Professional Photography Secrets And Techniques For Phoenix Arizona

Landscape Photography Photo Suggestion - Get Better Sundown Photography With Silhouettes!

Today's landscape photography photo tip will continue our discussion of the way to create beautiful sunset photography.

Formerly, we discovered the pretty colors are not enough. A winning sundown photo needs a star. Today let us add shapes to get better sunset photography.

In previous articles, we have mentioned the star might be an interesting palm tree, a seagull flying by... basically anything! The magnificent colours are the backdrop to our star, not the focus of the photo.

But (as in our regular non sunset landscape photographs) the most effective star is a person! Folks like looking at folks! You will receive the viewer more readily engaged in a photo - any photo - where there are individuals being revealed.

In a sunset photograph there's two ways to put in a person. In silhouette showing no element and generally revealing full detail.

Today's sundown photography photo suggestion will discuss adding a silhouetted individual. Or actually anything - the principles are valid regardless of what your 'star' is. Done well, the end result may be among the very exquisite photographs you may ever create.

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When adding a silhouette, the key element to keep in mind is that you are adding a shape, not a man (or bird or tree). Your shape will likely be pure black with no detail.

In sunset photography, getting the pure black shape free of detail is actually quite easy. In our previous discussions, we've learned that if we take our meter readings from the sky - everything else in our sunset photo will go black. Ta-daaa!

Previously, our concern was to bring detail into the dark spaces - now we only have them go dark.

The initial step would be to meter from the sky, not the man so to add a shape. In the event that you meter from the person, your camera is likely to make a powerful effort at setting an exposure to reveal element.

To put it differently, you need to take the camera off automatic - meter for the sky and then re-compose to set your 'star' in the correct spot in the photo.

Easy.

In adding a shape, the 2nd concern we've got is really more difficult to get right.

Don't forget, you're adding a contour and everything but the sky is black with no detail. Including the ground. When you add your shape, it's to 'read' correctly.

By 'read' I mean that when someone looks at your photo, they should manage to instantly tell what it really is. In case your subject is standing in front of another item, like a palm tree, stone or whatever - the (black with no detail) shapes will combine together and distort the image.

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This idea is hard to put in words but simple to understand. I am certain you've observed photographs where the shapes neither seems correct and blended together. A person who has a palm tree growing out of their head, a palm tree using a seagull's wing sticking out of the trunk and so on...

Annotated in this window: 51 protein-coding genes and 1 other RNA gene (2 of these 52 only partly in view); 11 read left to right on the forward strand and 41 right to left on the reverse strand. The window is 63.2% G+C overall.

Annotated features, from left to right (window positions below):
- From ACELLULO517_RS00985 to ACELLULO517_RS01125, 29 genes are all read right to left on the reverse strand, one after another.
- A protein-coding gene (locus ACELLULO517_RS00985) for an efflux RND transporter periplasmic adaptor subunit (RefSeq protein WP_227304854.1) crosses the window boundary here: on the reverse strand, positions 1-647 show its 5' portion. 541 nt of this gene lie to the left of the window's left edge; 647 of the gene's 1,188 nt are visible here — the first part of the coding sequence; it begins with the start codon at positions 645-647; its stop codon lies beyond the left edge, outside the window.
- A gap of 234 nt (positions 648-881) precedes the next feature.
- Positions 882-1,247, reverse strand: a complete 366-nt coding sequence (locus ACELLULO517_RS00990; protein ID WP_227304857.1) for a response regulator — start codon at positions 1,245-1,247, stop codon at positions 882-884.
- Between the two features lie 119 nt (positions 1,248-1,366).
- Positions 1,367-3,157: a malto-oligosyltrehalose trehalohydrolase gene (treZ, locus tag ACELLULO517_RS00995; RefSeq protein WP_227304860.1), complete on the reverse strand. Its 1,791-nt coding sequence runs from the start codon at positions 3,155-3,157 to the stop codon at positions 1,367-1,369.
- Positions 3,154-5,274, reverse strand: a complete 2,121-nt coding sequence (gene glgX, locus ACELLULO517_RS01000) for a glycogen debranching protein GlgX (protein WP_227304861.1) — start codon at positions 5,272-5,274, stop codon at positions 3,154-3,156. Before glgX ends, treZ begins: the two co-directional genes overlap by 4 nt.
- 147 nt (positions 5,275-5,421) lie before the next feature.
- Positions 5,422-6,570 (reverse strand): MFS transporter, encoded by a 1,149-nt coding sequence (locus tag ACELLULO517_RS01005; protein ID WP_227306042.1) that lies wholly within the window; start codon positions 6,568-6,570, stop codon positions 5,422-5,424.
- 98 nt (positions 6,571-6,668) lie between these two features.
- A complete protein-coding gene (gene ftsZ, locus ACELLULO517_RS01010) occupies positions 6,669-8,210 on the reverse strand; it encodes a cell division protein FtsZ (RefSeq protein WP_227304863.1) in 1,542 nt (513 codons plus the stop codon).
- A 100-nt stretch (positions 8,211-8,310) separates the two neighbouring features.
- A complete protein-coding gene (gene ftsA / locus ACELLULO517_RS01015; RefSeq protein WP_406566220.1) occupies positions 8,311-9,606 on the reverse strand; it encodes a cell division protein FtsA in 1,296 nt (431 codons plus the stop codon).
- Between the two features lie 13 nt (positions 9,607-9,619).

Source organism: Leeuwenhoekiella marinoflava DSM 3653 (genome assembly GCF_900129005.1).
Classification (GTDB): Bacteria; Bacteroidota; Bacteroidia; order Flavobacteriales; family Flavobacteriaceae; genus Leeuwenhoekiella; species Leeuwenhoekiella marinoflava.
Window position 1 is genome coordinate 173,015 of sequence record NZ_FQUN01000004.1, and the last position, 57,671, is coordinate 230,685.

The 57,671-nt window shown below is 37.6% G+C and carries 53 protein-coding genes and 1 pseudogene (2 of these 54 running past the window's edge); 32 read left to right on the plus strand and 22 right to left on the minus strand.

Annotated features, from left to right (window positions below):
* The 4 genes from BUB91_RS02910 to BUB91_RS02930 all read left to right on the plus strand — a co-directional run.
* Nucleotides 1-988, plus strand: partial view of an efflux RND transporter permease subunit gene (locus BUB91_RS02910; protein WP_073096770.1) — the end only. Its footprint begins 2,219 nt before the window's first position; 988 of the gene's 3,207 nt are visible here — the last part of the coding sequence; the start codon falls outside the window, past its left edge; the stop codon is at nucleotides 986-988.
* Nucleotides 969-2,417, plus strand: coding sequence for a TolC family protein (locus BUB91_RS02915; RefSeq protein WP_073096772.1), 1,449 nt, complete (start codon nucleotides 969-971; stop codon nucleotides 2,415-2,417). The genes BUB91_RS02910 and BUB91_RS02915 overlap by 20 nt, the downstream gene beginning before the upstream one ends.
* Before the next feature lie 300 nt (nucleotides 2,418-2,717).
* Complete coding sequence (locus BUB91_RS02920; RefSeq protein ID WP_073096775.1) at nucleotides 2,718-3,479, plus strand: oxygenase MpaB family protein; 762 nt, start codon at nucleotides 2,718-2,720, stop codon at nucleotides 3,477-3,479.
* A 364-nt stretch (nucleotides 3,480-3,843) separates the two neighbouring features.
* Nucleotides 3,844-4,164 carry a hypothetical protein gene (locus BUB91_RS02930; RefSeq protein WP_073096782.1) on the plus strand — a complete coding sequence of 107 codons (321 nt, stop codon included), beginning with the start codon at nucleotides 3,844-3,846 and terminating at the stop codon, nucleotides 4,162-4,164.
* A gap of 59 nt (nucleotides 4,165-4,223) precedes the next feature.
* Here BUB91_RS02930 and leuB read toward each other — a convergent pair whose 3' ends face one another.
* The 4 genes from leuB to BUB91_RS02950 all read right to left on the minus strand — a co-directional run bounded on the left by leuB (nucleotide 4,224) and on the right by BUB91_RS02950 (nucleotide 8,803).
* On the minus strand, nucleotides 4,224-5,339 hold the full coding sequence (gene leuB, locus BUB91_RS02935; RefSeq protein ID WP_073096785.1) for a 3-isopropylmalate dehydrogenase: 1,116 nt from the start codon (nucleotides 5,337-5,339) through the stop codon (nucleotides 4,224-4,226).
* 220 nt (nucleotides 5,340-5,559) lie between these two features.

Be sure that there is nothing currently intersecting with your silhouetted shape.

This contains the ground... Frequently I see shapes where the top half of the model is in silhouette but the bottom half is lost in the ground. You might have to shoot up at your star from a somewhat lower vantage point to avert this form of blending.

The 3rd factor to take into account is the shape itself! Not only do you need to be on the lookout for your silhouette not reading right because it mixes with others, it can combine with itself too! Arms crossing in front of the body or hanging (with no openings) along the sides, legs together and so on.

To get a productive silhouette, the pose is crucial! Even more so than in a normal photo of the man. The very fact that she is a pretty girl doesn't matter in this situation. In a shape, no one is going in order to tell what she looks like.

Consider photo examples out of magazines and color them using a black magic marker. Would that pose 'read' and be effective if that was all you could see of the individual?

Hats and other garments could dramatically change the form and look strange in silhouette. In silhouette, it looks like demon's horns sticking from her head, although it may look like a tiara in the wedding photos.

Study various poses for their contours and find several you may use when you are creating silhouettes. So you may always have them at hand when the situation appears, add them to your notebook.

Silhouettes are not only successful in sunset photography, but at weddings. Pose the couple in shape in front of a stained glass window for example. Or at the door of the church from outdoor silhouetting them with all the light.

Practice today's landscape photography photo hint on what steps to take to to get better sundown photography by including silhouettes. There are various times when a shape is just the thing you must separate you from the group, its worth learning the way to do them well. A